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art Act of Parliament; but by an Act passed in June, 1830,
fche control was transferred to trustees, elected annually, the
provost, bailies and dean of guild to be perpetual trustees, in
virtue of their office. The total expenditure for maintaining
the harbour from July, 1815, to May 31, 1903, inclusive of
interest on debt, amount credited to sinking, depreciation and
reserve funds, was £2,756,104 3s. Id. The total cost of harbour
and property up to same date amounted to £1,218,966 2s. Id.
The debt due by the Dundee Harbour on the 31st May, 1903,
amounted to £413,528 10s.
The number of British sailing and steam vessels that entered
the port with cargoes (including Perth) in 1902 was 224, of
226,680 tons, and of foreign vessels 100, of 136,441 tonnage.
The number cleared was 72 British, of 38,526 tons, and 5
Foreign, of 1,617 tonnage.
In the general coasting trade (also including Perth) 929
-vessels entered, of 257,404 tons, and 1,126 cleared, of 456,042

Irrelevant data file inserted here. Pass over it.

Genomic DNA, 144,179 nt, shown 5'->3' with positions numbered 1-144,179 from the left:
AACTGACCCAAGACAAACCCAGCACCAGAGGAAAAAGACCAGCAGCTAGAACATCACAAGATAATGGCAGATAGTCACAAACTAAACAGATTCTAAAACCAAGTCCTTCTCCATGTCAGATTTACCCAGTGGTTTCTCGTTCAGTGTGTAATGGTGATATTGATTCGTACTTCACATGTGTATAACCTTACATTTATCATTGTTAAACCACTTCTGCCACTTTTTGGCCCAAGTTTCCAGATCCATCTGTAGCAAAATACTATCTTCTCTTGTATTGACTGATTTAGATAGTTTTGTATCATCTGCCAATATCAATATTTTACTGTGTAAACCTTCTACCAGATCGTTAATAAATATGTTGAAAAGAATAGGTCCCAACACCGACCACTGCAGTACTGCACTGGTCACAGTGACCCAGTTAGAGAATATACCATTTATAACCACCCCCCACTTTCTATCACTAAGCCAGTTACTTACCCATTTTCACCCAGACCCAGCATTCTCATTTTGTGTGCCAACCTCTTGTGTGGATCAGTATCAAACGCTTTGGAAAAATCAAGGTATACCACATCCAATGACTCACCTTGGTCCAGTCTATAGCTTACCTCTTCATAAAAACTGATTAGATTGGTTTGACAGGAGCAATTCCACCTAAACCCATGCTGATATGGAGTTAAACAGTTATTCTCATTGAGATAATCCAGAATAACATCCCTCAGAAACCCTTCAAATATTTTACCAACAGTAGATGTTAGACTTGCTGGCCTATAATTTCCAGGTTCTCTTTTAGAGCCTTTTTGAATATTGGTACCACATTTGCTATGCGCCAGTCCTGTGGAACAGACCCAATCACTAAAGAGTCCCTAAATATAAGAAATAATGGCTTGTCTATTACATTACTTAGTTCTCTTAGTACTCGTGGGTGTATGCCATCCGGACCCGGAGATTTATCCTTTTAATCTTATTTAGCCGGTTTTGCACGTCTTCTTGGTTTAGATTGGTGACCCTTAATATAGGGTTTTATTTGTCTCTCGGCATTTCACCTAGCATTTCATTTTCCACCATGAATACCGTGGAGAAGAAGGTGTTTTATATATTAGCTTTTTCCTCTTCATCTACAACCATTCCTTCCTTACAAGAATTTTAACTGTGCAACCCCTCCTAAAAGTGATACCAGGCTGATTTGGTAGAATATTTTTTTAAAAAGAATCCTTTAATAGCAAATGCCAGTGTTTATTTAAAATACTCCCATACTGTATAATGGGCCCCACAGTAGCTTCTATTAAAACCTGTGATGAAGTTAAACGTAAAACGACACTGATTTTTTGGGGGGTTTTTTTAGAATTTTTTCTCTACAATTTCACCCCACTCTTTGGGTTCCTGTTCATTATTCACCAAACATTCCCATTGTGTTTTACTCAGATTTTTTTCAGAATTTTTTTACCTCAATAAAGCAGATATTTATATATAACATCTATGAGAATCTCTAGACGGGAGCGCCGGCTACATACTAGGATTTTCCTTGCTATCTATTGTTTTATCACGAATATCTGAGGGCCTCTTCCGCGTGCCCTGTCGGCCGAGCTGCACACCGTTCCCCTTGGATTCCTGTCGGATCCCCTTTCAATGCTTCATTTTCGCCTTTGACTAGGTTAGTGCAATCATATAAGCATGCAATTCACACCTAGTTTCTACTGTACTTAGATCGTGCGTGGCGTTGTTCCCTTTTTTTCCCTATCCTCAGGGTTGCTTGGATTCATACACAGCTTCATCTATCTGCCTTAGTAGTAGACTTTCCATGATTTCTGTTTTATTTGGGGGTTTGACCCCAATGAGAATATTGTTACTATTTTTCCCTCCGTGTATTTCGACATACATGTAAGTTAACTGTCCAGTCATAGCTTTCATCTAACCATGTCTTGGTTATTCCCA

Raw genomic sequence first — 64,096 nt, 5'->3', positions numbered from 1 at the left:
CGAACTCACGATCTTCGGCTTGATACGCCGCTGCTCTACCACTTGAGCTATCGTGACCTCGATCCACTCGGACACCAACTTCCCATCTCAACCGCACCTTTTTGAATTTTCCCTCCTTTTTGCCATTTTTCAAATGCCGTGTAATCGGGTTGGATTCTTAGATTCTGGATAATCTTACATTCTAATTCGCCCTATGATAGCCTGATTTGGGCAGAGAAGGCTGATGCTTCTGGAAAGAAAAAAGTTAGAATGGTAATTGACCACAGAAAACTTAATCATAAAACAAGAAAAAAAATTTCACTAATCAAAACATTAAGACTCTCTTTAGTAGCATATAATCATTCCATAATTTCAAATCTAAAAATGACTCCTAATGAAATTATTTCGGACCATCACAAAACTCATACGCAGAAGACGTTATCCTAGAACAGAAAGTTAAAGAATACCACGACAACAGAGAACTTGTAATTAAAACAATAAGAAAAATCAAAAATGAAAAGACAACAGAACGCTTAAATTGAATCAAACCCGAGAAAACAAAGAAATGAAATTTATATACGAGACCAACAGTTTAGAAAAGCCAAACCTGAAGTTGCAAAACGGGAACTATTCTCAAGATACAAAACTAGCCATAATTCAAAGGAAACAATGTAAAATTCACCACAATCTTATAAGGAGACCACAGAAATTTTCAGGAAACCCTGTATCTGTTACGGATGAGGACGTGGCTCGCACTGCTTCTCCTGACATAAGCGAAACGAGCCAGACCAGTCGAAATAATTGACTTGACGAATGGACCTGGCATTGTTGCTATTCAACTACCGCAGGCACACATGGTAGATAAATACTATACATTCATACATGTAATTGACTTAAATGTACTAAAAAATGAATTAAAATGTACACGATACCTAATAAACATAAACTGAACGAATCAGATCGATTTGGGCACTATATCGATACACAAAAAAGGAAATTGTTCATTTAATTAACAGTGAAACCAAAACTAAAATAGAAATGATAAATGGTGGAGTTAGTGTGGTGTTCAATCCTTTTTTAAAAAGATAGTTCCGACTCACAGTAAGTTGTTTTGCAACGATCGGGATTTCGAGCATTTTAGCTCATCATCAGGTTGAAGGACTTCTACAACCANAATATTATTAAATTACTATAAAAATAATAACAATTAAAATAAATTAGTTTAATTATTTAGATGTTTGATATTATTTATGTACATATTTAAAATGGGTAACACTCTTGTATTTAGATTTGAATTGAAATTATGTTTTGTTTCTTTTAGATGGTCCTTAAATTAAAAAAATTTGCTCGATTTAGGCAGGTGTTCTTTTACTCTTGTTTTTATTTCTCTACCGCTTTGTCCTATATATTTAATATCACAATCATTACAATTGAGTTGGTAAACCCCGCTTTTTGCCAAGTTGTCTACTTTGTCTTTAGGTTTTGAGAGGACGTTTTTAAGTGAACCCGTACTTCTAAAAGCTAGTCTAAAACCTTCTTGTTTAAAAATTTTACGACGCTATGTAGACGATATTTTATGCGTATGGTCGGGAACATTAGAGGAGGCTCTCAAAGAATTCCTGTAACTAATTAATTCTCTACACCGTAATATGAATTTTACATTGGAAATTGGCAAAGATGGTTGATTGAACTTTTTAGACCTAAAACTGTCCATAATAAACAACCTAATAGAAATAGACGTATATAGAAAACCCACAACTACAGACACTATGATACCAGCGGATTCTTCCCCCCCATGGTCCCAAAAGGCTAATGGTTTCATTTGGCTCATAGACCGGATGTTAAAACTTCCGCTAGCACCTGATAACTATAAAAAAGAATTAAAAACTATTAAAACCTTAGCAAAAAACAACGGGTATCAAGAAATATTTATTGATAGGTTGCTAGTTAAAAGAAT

tons. In the intercourse between Great Britain and Ireland
16 entered, of 4,417 tons, and 53 cleared, of 16,954 tonnage.
The number of vessels registered as belonging to the port
mnder Part I. of the " Merchant Shipping Act, 1894," on De-
cember 31st, 1902, was 129, of the aggregate register of 103,156
tons. The whale fishery employs several ships from this port.
Steam navigation is conducted by the Dundee, Perth, and
.London Shipping Company, whose vessels ply to London twice
a week and to Hull weekly. There is also regular steam
communication with Newcastle, Liverpool, Manchester, Ham-
iburg, Rotterdam, Belfast &c. besides several large steamers
engaged in the coal trade. Direct steam communication is
carried on with New York at irregular intervals. The number
â– of fishing boats registered at Dundee on December 31st, 1902,